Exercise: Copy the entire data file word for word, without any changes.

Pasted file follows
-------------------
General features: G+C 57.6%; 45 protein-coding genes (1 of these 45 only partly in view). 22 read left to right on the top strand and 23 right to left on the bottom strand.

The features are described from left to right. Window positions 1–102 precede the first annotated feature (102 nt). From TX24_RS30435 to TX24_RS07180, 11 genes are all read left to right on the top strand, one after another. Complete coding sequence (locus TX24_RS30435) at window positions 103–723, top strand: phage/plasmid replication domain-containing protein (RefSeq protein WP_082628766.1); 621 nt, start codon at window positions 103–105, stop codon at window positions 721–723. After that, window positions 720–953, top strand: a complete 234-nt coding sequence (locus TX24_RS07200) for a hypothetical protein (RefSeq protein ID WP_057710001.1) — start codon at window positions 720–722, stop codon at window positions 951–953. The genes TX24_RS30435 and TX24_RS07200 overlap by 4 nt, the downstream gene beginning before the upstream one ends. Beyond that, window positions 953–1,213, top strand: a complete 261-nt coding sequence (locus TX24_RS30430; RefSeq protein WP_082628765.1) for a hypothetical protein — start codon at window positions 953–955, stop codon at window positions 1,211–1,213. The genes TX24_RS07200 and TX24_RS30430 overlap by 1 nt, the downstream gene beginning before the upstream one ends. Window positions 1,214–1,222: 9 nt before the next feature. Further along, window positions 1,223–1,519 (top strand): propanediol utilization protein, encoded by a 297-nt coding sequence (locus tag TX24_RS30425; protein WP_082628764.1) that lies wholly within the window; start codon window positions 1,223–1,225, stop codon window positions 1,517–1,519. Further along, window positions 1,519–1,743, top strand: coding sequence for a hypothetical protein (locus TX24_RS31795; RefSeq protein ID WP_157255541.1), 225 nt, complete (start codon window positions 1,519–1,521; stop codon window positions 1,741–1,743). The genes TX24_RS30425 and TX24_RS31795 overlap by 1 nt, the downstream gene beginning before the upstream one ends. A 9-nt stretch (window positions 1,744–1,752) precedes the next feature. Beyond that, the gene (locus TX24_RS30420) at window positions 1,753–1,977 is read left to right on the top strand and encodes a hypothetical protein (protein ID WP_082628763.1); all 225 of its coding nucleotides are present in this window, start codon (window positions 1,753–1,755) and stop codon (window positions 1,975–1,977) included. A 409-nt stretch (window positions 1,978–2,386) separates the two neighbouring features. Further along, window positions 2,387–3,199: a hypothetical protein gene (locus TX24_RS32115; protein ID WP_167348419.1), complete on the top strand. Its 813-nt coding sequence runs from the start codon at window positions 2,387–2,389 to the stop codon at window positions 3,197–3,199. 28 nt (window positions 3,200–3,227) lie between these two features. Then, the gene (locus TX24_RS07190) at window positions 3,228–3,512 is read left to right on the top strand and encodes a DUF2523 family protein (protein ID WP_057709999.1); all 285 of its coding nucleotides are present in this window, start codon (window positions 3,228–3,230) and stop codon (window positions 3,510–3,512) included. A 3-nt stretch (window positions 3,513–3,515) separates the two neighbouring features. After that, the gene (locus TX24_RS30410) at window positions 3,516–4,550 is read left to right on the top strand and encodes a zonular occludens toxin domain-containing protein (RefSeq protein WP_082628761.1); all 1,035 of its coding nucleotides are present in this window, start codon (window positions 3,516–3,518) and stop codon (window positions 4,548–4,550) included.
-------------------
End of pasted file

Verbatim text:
General features: G+C 57.6%; 45 protein-coding genes (1 of these 45 only partly in view). 22 read left to right on the top strand and 23 right to left on the bottom strand.

The features are described from left to right. Window positions 1–102 precede the first annotated feature (102 nt). From TX24_RS30435 to TX24_RS07180, 11 genes are all read left to right on the top strand, one after another. Complete coding sequence (locus TX24_RS30435) at window positions 103–723, top strand: phage/plasmid replication domain-containing protein (RefSeq protein WP_082628766.1); 621 nt, start codon at window positions 103–105, stop codon at window positions 721–723. After that, window positions 720–953, top strand: a complete 234-nt coding sequence (locus TX24_RS07200) for a hypothetical protein (RefSeq protein ID WP_057710001.1) — start codon at window positions 720–722, stop codon at window positions 951–953. The genes TX24_RS30435 and TX24_RS07200 overlap by 4 nt, the downstream gene beginning before the upstream one ends. Beyond that, window positions 953–1,213, top strand: a complete 261-nt coding sequence (locus TX24_RS30430; RefSeq protein WP_082628765.1) for a hypothetical protein — start codon at window positions 953–955, stop codon at window positions 1,211–1,213. The genes TX24_RS07200 and TX24_RS30430 overlap by 1 nt, the downstream gene beginning before the upstream one ends. Window positions 1,214–1,222: 9 nt before the next feature. Further along, window positions 1,223–1,519 (top strand): propanediol utilization protein, encoded by a 297-nt coding sequence (locus tag TX24_RS30425; protein WP_082628764.1) that lies wholly within the window; start codon window positions 1,223–1,225, stop codon window positions 1,517–1,519. Further along, window positions 1,519–1,743, top strand: coding sequence for a hypothetical protein (locus TX24_RS31795; RefSeq protein ID WP_157255541.1), 225 nt, complete (start codon window positions 1,519–1,521; stop codon window positions 1,741–1,743). The genes TX24_RS30425 and TX24_RS31795 overlap by 1 nt, the downstream gene beginning before the upstream one ends. A 9-nt stretch (window positions 1,744–1,752) precedes the next feature. Beyond that, the gene (locus TX24_RS30420) at window positions 1,753–1,977 is read left to right on the top strand and encodes a hypothetical protein (protein ID WP_082628763.1); all 225 of its coding nucleotides are present in this window, start codon (window positions 1,753–1,755) and stop codon (window positions 1,975–1,977) included. A 409-nt stretch (window positions 1,978–2,386) separates the two neighbouring features. Further along, window positions 2,387–3,199: a hypothetical protein gene (locus TX24_RS32115; protein ID WP_167348419.1), complete on the top strand. Its 813-nt coding sequence runs from the start codon at window positions 2,387–2,389 to the stop codon at window positions 3,197–3,199. 28 nt (window positions 3,200–3,227) lie between these two features. Then, the gene (locus TX24_RS07190) at window positions 3,228–3,512 is read left to right on the top strand and encodes a DUF2523 family protein (protein ID WP_057709999.1); all 285 of its coding nucleotides are present in this window, start codon (window positions 3,228–3,230) and stop codon (window positions 3,510–3,512) included. A 3-nt stretch (window positions 3,513–3,515) separates the two neighbouring features. After that, the gene (locus TX24_RS30410) at window positions 3,516–4,550 is read left to right on the top strand and encodes a zonular occludens toxin domain-containing protein (RefSeq protein WP_082628761.1); all 1,035 of its coding nucleotides are present in this window, start codon (window positions 3,516–3,518) and stop codon (window positions 4,548–4,550) included.